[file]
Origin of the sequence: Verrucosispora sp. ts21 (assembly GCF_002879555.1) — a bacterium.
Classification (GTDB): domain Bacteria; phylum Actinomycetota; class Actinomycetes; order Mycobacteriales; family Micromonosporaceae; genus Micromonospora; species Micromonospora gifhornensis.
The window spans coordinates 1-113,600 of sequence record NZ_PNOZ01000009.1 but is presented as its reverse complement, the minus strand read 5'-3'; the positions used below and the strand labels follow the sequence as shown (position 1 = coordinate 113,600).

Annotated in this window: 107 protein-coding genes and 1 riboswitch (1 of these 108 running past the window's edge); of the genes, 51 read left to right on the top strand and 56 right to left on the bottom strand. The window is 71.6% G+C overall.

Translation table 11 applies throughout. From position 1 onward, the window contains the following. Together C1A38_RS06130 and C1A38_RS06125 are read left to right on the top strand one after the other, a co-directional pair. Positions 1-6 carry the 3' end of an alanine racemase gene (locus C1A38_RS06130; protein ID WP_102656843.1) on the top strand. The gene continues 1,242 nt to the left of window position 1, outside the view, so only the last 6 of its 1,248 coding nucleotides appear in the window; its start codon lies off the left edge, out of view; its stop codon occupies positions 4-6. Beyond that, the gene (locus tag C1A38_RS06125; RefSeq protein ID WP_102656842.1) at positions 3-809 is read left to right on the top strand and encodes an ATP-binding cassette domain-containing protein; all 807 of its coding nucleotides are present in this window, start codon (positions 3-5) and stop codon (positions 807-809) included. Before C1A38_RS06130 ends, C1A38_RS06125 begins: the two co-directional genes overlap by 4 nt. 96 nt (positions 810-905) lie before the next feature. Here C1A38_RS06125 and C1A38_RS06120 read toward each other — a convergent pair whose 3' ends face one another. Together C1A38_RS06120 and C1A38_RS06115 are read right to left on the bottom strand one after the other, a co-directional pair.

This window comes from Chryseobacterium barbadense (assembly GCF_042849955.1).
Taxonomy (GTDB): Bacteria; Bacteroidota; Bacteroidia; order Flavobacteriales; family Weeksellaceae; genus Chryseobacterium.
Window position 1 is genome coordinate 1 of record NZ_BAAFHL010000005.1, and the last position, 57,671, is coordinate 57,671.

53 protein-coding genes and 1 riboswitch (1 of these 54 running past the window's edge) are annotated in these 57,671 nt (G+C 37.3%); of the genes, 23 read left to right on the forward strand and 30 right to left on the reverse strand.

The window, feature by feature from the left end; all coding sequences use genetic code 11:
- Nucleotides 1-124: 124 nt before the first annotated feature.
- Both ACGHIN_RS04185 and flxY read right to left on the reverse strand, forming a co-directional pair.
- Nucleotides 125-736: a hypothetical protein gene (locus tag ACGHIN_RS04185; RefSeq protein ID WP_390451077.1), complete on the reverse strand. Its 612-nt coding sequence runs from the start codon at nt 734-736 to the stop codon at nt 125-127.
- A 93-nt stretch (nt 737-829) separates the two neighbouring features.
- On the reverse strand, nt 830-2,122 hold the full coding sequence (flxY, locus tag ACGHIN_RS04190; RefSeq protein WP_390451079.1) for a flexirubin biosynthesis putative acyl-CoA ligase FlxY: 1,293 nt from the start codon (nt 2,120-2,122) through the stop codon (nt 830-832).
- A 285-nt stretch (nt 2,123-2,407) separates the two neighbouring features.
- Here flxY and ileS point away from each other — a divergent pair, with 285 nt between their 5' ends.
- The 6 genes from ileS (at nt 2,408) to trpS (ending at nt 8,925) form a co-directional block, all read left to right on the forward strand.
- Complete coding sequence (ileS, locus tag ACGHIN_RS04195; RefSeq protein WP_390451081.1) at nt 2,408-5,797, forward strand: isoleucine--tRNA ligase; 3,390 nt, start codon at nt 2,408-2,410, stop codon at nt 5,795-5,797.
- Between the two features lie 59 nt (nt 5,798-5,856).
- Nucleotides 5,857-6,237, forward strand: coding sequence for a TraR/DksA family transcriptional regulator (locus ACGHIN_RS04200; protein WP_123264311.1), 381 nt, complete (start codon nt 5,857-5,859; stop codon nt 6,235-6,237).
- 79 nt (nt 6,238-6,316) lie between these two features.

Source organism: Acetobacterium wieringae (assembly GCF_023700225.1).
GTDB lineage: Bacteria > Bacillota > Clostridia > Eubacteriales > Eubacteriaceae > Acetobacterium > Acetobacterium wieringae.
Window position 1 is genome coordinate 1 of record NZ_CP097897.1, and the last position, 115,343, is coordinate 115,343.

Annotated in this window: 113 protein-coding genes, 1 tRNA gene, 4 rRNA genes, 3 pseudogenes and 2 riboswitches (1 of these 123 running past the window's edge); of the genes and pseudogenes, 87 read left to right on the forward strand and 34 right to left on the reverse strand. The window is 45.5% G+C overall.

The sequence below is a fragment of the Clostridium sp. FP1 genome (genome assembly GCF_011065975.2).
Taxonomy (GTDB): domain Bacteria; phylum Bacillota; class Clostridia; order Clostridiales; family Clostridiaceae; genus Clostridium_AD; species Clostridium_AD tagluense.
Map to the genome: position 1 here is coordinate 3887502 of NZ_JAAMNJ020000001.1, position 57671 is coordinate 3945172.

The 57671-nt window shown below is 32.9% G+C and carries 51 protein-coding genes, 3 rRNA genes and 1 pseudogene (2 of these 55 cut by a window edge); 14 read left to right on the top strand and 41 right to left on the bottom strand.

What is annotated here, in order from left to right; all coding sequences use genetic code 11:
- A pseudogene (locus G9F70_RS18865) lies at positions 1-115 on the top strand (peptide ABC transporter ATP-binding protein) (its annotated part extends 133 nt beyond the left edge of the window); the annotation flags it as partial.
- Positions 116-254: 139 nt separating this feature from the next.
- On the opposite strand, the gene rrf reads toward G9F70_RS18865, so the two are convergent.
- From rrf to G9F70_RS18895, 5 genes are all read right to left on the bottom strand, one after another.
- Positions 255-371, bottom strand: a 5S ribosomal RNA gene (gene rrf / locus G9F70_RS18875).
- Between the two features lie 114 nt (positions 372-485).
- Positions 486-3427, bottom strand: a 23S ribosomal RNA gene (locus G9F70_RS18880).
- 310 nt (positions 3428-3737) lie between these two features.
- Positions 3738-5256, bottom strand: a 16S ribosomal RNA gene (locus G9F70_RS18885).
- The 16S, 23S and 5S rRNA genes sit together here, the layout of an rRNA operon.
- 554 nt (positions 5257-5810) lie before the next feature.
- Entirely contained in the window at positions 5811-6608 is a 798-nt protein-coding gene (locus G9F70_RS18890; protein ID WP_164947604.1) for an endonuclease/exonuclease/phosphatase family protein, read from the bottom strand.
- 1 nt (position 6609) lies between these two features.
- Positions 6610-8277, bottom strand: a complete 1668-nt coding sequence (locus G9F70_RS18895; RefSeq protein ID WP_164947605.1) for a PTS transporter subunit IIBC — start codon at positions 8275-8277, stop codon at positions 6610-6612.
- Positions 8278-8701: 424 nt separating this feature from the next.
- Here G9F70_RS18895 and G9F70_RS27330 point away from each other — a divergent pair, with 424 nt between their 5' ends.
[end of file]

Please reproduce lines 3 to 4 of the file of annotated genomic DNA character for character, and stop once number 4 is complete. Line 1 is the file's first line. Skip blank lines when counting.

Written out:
The window spans coordinates 1-113,600 of sequence record NZ_PNOZ01000009.1 but is presented as its reverse complement, the minus strand read 5'-3'; the positions used below and the strand labels follow the sequence as shown (position 1 = coordinate 113,600).

Annotated in this window: 107 protein-coding genes and 1 riboswitch (1 of these 108 running past the window's edge); of the genes, 51 read left to right on the top strand and 56 right to left on the bottom strand. The window is 71.6% G+C overall.